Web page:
- Student Aid Index (SAI): As defined by the FSA office, “The Student Aid Index (SAI) is an eligibility index number that a college or career school’s financial aid office uses to determine how much federal student aid the student would receive if the student attended that school.” It is determined by a formula established by the federal government and is based on your family’s financial information.
- Need-Based Aid: Colleges may offer need-based financial aid, such as grants, scholarships, and work-study programs, to bridge the gap between the sticker price and your SAI.
- Merit-Based Aid: Some colleges also provide merit-based scholarships, which are awarded to students based on their academic, athletic, or artistic achievements.
- Private Scholarships: Students can apply for numerous private scholarships from organizations, foundations, and corporations to further reduce college costs.
Why the Difference Matters
Understanding the distinction between sticker price and net price is essential for several reasons:
- Budgeting: Knowing the net price of a college is crucial for budgeting purposes. It allows you to make an informed decision about whether a particular school is within your family’s financial means. By comparing net prices, you can determine which institutions offer the best value for your money.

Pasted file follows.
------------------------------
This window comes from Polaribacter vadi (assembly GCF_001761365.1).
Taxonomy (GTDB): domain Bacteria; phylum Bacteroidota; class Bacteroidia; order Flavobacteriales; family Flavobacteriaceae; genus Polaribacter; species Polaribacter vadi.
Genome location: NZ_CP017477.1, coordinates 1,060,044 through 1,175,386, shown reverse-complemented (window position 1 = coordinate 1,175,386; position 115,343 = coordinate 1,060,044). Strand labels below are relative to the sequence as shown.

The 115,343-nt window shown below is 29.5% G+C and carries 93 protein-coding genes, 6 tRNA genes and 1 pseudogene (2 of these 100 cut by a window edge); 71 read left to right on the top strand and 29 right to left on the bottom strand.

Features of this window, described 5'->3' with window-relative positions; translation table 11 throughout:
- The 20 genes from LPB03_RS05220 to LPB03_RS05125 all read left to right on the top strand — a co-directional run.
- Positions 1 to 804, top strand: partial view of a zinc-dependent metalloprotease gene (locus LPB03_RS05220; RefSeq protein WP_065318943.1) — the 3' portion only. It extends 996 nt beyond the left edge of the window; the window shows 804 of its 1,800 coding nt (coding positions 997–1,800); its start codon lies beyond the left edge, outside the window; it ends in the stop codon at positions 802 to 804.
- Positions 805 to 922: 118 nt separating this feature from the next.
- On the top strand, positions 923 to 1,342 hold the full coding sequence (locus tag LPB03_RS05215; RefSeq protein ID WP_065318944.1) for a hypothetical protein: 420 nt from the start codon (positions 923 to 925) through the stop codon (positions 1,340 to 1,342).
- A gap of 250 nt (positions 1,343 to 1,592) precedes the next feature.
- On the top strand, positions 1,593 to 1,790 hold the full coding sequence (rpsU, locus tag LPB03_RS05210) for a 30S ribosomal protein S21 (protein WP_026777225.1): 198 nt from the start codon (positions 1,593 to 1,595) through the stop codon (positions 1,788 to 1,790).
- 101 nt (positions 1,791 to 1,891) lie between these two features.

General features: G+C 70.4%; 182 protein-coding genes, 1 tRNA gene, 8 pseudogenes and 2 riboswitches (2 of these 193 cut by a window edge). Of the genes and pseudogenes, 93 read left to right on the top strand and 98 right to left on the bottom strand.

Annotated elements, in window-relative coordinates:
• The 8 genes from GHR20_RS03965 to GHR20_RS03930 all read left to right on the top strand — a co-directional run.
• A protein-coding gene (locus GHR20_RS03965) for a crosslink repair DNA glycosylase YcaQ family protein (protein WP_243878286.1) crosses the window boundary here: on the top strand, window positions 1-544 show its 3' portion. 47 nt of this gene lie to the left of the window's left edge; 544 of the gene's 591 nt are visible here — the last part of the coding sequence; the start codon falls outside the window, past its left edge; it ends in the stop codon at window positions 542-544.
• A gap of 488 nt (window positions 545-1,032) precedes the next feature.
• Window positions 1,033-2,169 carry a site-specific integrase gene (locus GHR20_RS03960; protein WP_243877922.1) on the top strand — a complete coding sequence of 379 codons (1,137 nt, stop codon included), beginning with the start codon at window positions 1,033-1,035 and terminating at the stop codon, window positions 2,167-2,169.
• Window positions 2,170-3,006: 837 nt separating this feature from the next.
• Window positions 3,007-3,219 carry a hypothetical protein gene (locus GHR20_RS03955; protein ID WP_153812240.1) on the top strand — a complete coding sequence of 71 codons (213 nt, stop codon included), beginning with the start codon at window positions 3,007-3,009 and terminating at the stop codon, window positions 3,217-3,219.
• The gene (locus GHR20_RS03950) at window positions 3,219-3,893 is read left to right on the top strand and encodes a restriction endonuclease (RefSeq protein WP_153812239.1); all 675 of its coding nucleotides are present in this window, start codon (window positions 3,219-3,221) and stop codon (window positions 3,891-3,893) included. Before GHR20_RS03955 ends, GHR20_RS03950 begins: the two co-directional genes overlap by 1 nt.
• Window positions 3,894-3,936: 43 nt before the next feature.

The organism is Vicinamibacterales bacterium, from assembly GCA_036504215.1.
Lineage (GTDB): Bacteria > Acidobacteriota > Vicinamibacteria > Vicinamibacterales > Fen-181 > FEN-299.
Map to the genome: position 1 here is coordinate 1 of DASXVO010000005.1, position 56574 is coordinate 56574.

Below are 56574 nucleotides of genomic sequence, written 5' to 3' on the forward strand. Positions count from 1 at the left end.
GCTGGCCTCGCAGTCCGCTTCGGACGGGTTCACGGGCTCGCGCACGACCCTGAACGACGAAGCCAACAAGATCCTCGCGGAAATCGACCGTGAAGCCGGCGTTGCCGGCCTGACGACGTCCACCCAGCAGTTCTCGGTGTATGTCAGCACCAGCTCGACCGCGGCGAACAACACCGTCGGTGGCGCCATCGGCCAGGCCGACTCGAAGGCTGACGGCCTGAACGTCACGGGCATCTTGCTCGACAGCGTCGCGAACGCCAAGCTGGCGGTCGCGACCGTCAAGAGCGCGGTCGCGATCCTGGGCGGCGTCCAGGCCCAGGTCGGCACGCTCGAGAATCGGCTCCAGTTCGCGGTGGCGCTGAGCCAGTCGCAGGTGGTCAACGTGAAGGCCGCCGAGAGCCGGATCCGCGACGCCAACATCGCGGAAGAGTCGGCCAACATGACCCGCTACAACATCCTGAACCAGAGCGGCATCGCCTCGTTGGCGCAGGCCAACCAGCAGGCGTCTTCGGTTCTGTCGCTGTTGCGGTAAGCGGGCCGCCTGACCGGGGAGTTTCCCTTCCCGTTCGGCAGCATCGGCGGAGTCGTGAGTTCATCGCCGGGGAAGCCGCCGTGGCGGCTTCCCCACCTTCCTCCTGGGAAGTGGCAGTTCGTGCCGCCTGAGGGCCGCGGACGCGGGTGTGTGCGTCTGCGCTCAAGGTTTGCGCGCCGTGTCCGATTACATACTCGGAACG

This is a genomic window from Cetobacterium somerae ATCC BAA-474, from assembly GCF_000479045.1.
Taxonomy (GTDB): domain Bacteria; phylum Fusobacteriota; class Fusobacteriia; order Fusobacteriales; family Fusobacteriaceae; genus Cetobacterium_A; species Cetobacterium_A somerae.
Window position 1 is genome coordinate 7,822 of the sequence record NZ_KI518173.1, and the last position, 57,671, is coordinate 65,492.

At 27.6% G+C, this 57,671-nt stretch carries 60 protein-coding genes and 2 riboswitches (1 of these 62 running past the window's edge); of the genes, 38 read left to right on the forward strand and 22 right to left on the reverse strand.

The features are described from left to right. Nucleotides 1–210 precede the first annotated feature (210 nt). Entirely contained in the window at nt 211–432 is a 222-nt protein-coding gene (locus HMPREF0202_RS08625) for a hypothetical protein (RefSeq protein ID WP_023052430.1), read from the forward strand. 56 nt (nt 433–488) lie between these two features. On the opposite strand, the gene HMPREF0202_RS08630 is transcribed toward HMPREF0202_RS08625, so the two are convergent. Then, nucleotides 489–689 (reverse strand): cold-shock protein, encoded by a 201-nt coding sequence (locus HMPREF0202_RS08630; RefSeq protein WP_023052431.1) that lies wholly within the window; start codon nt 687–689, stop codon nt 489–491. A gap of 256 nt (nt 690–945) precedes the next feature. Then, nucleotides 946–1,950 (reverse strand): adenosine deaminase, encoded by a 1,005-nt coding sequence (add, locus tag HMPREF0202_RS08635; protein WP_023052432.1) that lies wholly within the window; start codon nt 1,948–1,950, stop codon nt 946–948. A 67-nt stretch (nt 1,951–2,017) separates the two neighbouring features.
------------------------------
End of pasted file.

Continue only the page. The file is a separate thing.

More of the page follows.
- Comparing Options: Comparing the net prices of different colleges can help you identify affordable choices and prioritize them during the application process. Don’t be discouraged by a high sticker price; you might be pleasantly surprised by the net price. This information empowers you to create a list of colleges that align with your budget.
- Financial Planning: By considering the net price, you can develop a more accurate financial plan for your child’s college education. This might involve saving, seeking additional scholarships, and making informed choices about student loans. Understanding the net price also allows you to set realistic expectations for your child’s potential student loan debt.
How to Find the Net Price